Friday, February 09, 2007

Lessons from Aceh and Serbia

Irwandi Yusuf, a former leader of the Free Aceh movement has been sworn in as governor after the elections of last year. The Ache government site is here. The settlement between the Indonesian government and the Free Aceh movement was the only positive outcome linked to the tsunami, as the international aid program forced greater scrutiny on the region. From conversations with some involved in the peace process it is interesting that although the Indonesian government imposed Sharia law on the province, in an effort to appeal to presumed local sentiment, the overtly Islamist parties actually polled poorly. Interesting BBC profile on the Serbian Radical party and its efforts to distance itself from its past of ultra-nationalism and ethnic cleansing. The Radicals managed 28.6% of the vote at the January 2007 elections. But note that Milosevic’s old party the Serbian Socialists are now done to 5.6% perilously close to falling below the 5% threshold for parliamentary membership. They were a conspicuous example of a post-Communist party going down the road of xenophobia and 'national socialism' rather than turning to social democracy, although the party now claims to be social democratic. In the long run not a winning formula, its vote was 41.6% at the first free elections in 1990. The Radicals' campaign appealed more to economic themes:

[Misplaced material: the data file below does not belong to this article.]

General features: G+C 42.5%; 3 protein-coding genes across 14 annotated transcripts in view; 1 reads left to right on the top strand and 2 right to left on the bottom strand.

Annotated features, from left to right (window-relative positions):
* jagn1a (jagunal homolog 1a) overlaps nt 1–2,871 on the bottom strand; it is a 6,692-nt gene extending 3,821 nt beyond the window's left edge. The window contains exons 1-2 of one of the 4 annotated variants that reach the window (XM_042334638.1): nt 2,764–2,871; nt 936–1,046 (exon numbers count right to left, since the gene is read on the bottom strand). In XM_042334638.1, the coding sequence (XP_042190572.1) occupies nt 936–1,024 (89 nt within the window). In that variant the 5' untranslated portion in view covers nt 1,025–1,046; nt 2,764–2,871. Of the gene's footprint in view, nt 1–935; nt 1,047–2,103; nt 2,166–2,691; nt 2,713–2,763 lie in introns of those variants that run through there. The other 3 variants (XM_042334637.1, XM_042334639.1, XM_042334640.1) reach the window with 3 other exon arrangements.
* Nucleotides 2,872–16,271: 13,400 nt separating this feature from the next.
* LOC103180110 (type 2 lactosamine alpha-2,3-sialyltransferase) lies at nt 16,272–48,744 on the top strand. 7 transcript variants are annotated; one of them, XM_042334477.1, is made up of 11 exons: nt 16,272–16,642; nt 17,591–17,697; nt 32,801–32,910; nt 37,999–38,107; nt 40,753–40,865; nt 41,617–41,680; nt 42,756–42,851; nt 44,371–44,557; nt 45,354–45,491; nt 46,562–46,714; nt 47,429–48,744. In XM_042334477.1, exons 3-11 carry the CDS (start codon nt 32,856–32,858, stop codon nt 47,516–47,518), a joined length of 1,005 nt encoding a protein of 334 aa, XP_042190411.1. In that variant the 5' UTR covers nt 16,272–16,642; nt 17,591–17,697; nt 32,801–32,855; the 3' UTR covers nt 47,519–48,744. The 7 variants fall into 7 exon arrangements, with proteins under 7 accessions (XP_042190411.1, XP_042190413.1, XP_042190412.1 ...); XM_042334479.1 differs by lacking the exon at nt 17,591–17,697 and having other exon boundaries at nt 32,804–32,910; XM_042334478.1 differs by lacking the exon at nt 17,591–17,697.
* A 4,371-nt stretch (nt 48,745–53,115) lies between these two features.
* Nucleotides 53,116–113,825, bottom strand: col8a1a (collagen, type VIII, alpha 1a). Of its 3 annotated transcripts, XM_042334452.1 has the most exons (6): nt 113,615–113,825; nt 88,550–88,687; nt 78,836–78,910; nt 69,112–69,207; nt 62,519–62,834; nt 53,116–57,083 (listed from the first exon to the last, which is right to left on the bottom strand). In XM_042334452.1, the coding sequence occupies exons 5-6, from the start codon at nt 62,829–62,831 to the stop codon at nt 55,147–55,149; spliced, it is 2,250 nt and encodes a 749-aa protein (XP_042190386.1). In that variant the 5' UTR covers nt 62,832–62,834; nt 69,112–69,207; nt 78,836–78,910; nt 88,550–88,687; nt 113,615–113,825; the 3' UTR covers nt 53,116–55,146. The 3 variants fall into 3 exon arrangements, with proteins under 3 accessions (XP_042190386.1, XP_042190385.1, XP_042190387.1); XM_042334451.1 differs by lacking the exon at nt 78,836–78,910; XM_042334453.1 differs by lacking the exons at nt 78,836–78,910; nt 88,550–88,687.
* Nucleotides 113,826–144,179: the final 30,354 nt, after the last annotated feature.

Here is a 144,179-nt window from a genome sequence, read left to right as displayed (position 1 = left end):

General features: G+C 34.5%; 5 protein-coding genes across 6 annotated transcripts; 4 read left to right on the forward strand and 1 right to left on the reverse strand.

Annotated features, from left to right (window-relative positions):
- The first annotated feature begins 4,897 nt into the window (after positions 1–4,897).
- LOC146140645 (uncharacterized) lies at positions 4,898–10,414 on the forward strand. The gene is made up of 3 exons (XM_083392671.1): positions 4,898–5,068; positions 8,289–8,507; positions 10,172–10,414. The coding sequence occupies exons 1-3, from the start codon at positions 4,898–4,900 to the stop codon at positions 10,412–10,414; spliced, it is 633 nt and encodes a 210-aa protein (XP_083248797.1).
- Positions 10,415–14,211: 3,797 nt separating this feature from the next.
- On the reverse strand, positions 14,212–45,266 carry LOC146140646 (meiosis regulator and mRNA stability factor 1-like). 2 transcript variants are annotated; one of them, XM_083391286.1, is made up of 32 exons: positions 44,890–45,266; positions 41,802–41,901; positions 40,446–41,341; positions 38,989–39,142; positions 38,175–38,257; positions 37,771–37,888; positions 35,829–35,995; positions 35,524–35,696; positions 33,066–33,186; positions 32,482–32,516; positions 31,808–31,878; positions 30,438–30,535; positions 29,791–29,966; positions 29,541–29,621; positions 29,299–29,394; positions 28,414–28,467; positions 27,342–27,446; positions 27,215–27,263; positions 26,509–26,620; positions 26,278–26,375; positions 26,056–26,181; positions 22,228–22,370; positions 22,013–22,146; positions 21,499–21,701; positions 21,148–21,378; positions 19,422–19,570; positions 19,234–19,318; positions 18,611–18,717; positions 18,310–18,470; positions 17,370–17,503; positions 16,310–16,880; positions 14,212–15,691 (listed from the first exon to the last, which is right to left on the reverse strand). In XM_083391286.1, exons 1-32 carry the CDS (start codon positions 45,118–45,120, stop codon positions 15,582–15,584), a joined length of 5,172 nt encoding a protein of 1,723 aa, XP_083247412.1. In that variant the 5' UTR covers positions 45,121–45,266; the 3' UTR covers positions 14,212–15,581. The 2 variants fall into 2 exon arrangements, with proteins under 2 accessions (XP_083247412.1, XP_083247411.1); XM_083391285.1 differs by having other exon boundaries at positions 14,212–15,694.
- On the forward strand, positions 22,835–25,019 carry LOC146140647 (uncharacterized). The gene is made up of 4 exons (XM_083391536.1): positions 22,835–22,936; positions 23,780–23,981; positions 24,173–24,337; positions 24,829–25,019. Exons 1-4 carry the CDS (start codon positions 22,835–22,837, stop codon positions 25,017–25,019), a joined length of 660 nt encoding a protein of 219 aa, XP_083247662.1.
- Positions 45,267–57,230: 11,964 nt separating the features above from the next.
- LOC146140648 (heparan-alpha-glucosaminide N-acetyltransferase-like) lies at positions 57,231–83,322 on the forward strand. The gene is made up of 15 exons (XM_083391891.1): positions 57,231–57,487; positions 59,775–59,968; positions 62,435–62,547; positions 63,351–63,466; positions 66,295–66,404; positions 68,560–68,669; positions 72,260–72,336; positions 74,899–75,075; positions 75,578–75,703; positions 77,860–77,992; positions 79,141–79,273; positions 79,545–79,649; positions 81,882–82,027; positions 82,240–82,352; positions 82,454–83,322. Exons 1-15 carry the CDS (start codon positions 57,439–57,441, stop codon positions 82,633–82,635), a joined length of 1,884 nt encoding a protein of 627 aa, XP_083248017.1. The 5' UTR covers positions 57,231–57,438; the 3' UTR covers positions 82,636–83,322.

The SRS has also made social security and the economy, not Greater Serbia, the focus of their campaign, promising new jobs, a crackdown on corruption, support for agriculture, reform of pensions, the renationalisation of commercial banks and a shake-up of the judiciary. In the party's economic programme, voters can learn that the party supports "brownfield investments as well as small and middle-sized companies and a relaxed monetary policy, which would lead to lower rates". As one Belgrade observer remarked, "Every day they sound more like Social Democrats than the Radicals."

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